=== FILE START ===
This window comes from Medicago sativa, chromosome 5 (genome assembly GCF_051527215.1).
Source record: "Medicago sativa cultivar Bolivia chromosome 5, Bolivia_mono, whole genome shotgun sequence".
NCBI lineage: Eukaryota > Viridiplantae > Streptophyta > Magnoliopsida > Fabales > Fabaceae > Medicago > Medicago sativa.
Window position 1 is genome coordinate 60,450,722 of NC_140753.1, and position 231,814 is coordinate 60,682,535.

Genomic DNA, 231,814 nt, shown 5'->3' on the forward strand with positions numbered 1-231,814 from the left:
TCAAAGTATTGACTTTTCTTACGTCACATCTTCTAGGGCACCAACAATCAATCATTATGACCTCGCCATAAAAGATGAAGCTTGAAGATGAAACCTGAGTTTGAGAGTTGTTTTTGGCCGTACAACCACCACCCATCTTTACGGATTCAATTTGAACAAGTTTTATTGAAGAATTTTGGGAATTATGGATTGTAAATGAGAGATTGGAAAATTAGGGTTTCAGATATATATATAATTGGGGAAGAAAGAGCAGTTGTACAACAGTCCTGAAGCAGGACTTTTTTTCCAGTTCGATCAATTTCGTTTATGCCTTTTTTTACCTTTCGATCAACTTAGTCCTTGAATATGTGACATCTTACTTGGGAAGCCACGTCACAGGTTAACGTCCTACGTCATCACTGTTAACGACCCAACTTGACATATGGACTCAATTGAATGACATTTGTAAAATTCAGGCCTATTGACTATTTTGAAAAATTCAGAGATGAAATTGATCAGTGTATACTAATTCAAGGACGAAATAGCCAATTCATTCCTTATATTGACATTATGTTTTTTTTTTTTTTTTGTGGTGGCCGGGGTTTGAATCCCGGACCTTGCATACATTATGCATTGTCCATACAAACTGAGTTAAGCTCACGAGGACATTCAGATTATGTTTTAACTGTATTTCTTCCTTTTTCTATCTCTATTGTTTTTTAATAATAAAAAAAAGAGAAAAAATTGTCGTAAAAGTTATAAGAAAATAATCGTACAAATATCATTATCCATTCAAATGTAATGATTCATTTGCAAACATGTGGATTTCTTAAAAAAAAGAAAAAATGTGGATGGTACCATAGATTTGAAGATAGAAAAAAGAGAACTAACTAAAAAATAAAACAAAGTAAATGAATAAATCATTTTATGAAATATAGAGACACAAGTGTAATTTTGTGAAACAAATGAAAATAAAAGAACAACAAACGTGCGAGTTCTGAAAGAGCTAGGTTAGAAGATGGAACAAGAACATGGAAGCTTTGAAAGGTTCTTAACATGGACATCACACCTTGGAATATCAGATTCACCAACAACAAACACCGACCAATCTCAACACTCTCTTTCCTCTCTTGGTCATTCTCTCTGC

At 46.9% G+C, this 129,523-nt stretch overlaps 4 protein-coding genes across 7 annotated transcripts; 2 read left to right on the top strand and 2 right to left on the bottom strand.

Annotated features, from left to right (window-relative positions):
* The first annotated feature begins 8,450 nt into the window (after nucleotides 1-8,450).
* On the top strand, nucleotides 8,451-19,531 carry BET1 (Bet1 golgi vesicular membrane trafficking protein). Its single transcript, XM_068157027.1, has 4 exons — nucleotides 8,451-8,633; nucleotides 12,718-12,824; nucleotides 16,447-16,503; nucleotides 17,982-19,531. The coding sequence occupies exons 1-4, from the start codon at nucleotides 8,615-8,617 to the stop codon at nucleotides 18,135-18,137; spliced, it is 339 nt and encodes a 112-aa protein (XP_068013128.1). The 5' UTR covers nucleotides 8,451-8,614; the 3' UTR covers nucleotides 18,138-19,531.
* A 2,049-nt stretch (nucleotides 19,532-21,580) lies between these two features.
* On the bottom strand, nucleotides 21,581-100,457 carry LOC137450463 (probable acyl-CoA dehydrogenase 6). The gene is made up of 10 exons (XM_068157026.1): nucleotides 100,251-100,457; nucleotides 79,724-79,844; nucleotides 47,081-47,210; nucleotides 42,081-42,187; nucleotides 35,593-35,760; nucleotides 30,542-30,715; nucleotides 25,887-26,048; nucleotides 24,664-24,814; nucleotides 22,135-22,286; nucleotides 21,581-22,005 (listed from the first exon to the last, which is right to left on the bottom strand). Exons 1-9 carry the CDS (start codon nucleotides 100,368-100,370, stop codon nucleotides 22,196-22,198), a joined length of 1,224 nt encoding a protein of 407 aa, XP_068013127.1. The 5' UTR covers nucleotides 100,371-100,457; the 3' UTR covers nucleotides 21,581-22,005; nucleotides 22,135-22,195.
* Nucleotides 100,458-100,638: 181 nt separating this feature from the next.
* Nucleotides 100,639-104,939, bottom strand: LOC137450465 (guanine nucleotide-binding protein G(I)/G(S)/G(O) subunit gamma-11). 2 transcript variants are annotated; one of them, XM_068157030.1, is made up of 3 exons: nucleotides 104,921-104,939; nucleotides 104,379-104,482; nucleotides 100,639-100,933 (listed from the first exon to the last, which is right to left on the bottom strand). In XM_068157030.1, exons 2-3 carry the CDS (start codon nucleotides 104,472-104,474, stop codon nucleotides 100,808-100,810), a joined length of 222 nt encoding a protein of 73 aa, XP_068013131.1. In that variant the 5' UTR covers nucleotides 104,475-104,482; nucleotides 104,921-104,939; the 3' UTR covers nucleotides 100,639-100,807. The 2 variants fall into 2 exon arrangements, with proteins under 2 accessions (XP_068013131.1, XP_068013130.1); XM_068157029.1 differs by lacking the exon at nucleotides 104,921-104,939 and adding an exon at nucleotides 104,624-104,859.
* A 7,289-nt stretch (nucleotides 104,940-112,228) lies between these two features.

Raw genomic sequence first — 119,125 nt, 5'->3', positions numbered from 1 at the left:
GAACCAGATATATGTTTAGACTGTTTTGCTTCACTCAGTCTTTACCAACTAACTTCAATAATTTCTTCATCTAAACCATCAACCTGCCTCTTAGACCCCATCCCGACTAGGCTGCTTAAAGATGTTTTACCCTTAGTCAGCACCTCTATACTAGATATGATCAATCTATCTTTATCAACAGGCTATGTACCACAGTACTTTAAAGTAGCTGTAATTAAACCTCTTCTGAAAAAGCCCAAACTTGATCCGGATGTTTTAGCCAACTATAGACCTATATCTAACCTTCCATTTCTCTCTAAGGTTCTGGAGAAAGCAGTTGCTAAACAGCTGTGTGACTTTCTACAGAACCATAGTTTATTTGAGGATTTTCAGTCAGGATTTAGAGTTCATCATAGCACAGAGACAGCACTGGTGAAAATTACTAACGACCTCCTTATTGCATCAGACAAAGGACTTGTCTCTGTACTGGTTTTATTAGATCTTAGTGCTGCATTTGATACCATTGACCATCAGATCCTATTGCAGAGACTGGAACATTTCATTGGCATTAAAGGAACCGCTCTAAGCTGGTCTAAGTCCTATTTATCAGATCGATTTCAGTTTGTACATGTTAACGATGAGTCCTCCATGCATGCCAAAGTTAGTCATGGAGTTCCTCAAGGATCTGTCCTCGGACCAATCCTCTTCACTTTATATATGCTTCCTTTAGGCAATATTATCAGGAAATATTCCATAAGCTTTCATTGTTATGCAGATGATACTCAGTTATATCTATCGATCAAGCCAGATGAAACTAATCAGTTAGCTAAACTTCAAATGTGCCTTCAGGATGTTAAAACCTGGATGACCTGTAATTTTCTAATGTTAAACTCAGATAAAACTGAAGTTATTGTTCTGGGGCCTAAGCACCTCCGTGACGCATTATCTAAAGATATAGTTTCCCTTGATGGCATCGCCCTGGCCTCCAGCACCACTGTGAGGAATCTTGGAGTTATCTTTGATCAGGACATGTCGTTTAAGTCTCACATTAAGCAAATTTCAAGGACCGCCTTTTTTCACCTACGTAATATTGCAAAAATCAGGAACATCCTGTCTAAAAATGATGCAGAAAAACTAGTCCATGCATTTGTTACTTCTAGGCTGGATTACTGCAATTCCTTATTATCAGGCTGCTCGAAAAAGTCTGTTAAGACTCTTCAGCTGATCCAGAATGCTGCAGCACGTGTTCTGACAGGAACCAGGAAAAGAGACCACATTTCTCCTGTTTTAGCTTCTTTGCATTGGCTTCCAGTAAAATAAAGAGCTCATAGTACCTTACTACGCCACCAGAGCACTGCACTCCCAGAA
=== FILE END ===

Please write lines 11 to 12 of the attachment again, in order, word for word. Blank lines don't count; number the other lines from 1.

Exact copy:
* A 2,049-nt stretch (nucleotides 19,532-21,580) lies between these two features.
* On the bottom strand, nucleotides 21,581-100,457 carry LOC137450463 (probable acyl-CoA dehydrogenase 6). The gene is made up of 10 exons (XM_068157026.1): nucleotides 100,251-100,457; nucleotides 79,724-79,844; nucleotides 47,081-47,210; nucleotides 42,081-42,187; nucleotides 35,593-35,760; nucleotides 30,542-30,715; nucleotides 25,887-26,048; nucleotides 24,664-24,814; nucleotides 22,135-22,286; nucleotides 21,581-22,005 (listed from the first exon to the last, which is right to left on the bottom strand). Exons 1-9 carry the CDS (start codon nucleotides 100,368-100,370, stop codon nucleotides 22,196-22,198), a joined length of 1,224 nt encoding a protein of 407 aa, XP_068013127.1. The 5' UTR covers nucleotides 100,371-100,457; the 3' UTR covers nucleotides 21,581-22,005; nucleotides 22,135-22,195.